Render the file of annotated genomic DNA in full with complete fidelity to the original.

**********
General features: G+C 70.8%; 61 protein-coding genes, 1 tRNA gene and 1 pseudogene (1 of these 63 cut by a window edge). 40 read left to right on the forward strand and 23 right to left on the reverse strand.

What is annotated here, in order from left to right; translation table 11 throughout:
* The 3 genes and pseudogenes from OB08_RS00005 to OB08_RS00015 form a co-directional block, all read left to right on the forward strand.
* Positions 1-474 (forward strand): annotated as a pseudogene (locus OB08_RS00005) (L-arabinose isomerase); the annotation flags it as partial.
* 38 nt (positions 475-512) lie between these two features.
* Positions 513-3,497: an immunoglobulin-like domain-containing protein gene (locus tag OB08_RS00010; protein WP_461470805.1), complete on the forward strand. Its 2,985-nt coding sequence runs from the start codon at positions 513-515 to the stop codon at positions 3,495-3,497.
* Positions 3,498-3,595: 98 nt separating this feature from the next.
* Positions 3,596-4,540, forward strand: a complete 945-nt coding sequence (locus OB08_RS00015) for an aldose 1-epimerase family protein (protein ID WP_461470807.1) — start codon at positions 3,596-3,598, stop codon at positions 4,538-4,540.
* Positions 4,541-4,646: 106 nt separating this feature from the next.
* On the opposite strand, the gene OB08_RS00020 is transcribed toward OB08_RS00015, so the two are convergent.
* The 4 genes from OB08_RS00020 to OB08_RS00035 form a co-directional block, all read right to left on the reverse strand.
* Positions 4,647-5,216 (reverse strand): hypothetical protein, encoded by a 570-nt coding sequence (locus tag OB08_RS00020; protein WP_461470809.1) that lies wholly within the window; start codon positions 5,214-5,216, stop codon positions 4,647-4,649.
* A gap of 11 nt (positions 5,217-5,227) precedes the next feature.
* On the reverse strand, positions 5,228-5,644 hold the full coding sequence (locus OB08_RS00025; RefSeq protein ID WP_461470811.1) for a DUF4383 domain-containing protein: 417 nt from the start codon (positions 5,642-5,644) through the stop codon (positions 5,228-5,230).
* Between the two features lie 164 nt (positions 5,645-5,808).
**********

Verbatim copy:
General features: G+C 70.8%; 61 protein-coding genes, 1 tRNA gene and 1 pseudogene (1 of these 63 cut by a window edge). 40 read left to right on the forward strand and 23 right to left on the reverse strand.

What is annotated here, in order from left to right; translation table 11 throughout:
* The 3 genes and pseudogenes from OB08_RS00005 to OB08_RS00015 form a co-directional block, all read left to right on the forward strand.
* Positions 1-474 (forward strand): annotated as a pseudogene (locus OB08_RS00005) (L-arabinose isomerase); the annotation flags it as partial.
* 38 nt (positions 475-512) lie between these two features.
* Positions 513-3,497: an immunoglobulin-like domain-containing protein gene (locus tag OB08_RS00010; protein WP_461470805.1), complete on the forward strand. Its 2,985-nt coding sequence runs from the start codon at positions 513-515 to the stop codon at positions 3,495-3,497.
* Positions 3,498-3,595: 98 nt separating this feature from the next.
* Positions 3,596-4,540, forward strand: a complete 945-nt coding sequence (locus OB08_RS00015) for an aldose 1-epimerase family protein (protein ID WP_461470807.1) — start codon at positions 3,596-3,598, stop codon at positions 4,538-4,540.
* Positions 4,541-4,646: 106 nt separating this feature from the next.
* On the opposite strand, the gene OB08_RS00020 is transcribed toward OB08_RS00015, so the two are convergent.
* The 4 genes from OB08_RS00020 to OB08_RS00035 form a co-directional block, all read right to left on the reverse strand.
* Positions 4,647-5,216 (reverse strand): hypothetical protein, encoded by a 570-nt coding sequence (locus tag OB08_RS00020; protein WP_461470809.1) that lies wholly within the window; start codon positions 5,214-5,216, stop codon positions 4,647-4,649.
* A gap of 11 nt (positions 5,217-5,227) precedes the next feature.
* On the reverse strand, positions 5,228-5,644 hold the full coding sequence (locus OB08_RS00025; RefSeq protein ID WP_461470811.1) for a DUF4383 domain-containing protein: 417 nt from the start codon (positions 5,642-5,644) through the stop codon (positions 5,228-5,230).
* Between the two features lie 164 nt (positions 5,645-5,808).